Biosimilars, as commonly phrased in Europe, or follow-on biologics, as used in the United States, represent a niche, but a potentially important, segment of the pharmaceutical industry. Their potential, however, depends on a myriad of issues, including market, regulatory, and technical considerations that are unique compared with chemically synthesized small-molecule generic drugs. The establishment of a regulatory pathway for biosimilars in the United States, drug-reimbursement practices for biosimilars, and the cost and time of clinical and process development of a biosimilar are some crucial considerations in assessing the financial viability of such products.
A macro view
The US now lacks a regulatory pathway for biosimilars. However, as that issue is resolved, the market opportunities are significant because healthcare expenditures, including prescription-drug sales, are expected to increase, and biologic-based drugs are expected to assume a greater role in those expenditures. US healthcare spending is projected to account for roughly 15% of US gross domestic product by 2015, and prescription pharmaceuticals in 2015 are projected to account for approximately $446 billion or more than 10% of total healthcare expenditures, according to data from the Center for Medicare and Medicaid Services, as presented by Patricia Seymour, senior consultant with BioProcess Technology Consultants. Seymour spoke in December 2009 at the Biosimilars Manufacturing and Sourcing Dynamics conference, which was organized by the Drug, Chemical, and Associated Technologies Association (DCAT). Biologic drugs account for approximately 14% of current pharmaceutical spending, and more than 33% of all drugs in development are biologics, she noted. By 2015, the market for biosimilars is projected to reach $20 billion.Risks and rewards of biosimilars
Despite the market potential, the risks and rewards for competing in the biosimilars market are different compared with participation in the market for chemically synthesized small-molecule generic drugs. Seymour offered some statistics to illustrate those differences. There are key differences in the cost and time to develop a biosimilar product compared with a traditional generic drug. The average time to develop a traditional generic drug is short, approximately three to four years. Some industry estimates say that the development time for a biosimilar product would be longer, approximately 8 to 10 years. Given greater complexity in clinical and process development of biosimilars, the cost of developing a biosimilar product is estimated between $100 million and $200 million compared with less than $5 million for traditional generic drugs, pointed out Seymour. Although the clinical and process development time may be greater for a biosimilar than for a traditional generic drug, in assessing the development of a biosimilar, the key comparision is between the biosimilar and the innovator biologic, pointed out Gillian R. Woollett, chief scientist at the law firm Engel & Novittt LLP in Washington DC. Woollett also spoke at the DCAT biosimilar conference in December. "Is the delta for a generic drug to its innovator reference necessarily that much less than a biosimilar to its biologic reference," said Woollett.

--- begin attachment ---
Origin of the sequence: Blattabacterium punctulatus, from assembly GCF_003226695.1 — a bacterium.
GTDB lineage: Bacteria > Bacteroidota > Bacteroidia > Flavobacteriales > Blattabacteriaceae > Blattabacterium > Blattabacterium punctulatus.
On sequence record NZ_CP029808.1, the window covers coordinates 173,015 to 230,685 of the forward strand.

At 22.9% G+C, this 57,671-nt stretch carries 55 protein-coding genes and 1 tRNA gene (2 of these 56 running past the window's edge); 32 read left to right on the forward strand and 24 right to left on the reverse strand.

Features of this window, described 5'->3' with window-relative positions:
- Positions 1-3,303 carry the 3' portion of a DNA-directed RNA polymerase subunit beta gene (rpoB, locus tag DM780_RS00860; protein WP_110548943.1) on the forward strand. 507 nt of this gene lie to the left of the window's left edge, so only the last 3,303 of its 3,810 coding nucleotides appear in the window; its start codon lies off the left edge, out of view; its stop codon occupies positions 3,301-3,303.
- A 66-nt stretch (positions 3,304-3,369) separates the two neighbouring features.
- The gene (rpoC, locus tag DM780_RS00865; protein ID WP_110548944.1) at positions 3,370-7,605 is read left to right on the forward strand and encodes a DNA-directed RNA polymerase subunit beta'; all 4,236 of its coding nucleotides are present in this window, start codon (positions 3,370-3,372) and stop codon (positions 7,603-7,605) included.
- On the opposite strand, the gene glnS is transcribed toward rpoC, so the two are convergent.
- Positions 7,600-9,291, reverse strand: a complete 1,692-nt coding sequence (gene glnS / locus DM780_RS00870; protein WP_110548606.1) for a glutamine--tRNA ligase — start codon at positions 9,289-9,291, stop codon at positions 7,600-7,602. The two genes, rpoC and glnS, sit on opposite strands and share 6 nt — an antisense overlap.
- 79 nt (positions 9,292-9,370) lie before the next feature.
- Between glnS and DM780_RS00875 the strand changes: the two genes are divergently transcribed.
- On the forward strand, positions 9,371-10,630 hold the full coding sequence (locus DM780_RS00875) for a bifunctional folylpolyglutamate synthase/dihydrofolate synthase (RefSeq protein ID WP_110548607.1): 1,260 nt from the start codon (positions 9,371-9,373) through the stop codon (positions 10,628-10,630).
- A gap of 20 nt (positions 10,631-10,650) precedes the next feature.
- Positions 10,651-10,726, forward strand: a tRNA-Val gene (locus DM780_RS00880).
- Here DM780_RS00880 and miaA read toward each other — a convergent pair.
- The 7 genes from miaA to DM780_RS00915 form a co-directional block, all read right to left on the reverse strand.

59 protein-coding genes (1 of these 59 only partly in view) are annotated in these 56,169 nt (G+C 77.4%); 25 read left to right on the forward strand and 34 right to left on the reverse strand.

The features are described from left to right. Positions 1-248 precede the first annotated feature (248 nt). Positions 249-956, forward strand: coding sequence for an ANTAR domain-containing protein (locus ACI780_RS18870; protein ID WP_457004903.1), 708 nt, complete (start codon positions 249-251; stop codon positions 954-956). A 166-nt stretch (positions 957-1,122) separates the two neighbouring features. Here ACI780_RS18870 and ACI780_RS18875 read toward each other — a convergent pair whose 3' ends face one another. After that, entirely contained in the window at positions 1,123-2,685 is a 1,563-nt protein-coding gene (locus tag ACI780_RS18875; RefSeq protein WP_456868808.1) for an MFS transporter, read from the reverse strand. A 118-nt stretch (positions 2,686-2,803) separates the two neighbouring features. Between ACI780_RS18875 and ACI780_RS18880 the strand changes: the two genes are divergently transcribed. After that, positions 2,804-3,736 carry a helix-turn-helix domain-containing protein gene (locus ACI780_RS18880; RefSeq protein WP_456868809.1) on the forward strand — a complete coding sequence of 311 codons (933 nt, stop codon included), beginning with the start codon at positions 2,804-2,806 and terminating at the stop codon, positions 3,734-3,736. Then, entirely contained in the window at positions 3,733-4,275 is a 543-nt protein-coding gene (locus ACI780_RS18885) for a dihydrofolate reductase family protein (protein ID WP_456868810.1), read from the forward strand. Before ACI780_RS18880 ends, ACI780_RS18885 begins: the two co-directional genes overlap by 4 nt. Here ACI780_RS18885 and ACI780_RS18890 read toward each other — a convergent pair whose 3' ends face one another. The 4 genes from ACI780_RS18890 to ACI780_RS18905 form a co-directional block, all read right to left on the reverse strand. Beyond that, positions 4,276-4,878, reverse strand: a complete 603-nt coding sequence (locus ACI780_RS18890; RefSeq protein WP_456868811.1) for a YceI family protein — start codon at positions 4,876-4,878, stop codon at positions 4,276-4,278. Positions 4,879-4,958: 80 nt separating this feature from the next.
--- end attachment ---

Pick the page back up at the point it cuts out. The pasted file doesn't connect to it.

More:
Given the higher cost structure and greater technical and capital barriers to entry in the biosimilars market, the potential reward is higher. Traditional generic drugs are more commoditized with little or no product differentiation, but biosimilars would be a more valued-added product with some differentiation. The operating profit margin of traditional generic drugs is roughly 20%, but depending on the biosimilar product, profit margins have the potential to be somewhat higher, as much as 30%, said Seymour.
In assessing the market potential of biosimilars, however, there are certain unknowns, particularly reimbursement strategies. "The payor role in the utilization of biosimilars is not yet clear," said Woollett. A crucial consideration will be whether a biosimilar would be deemed to be interchangeable with the reference product. "An FDA designation of interchangeability can give options for automatic substitution with the reference product, similar to the current generic-drug model," said Woollett. "However, the absence of an interchangeability designation may give greater or fewer choices for payors, and this will depend on the reimbursement infrastructure," she said. Options could include copayment incentives for patients under a tiering approach, prior authorization requirements for physicians, and step therapy and/or switching. She added that the role of government payors, and their related purchasing power, will also be very influential in determining the market viability of biosimilars.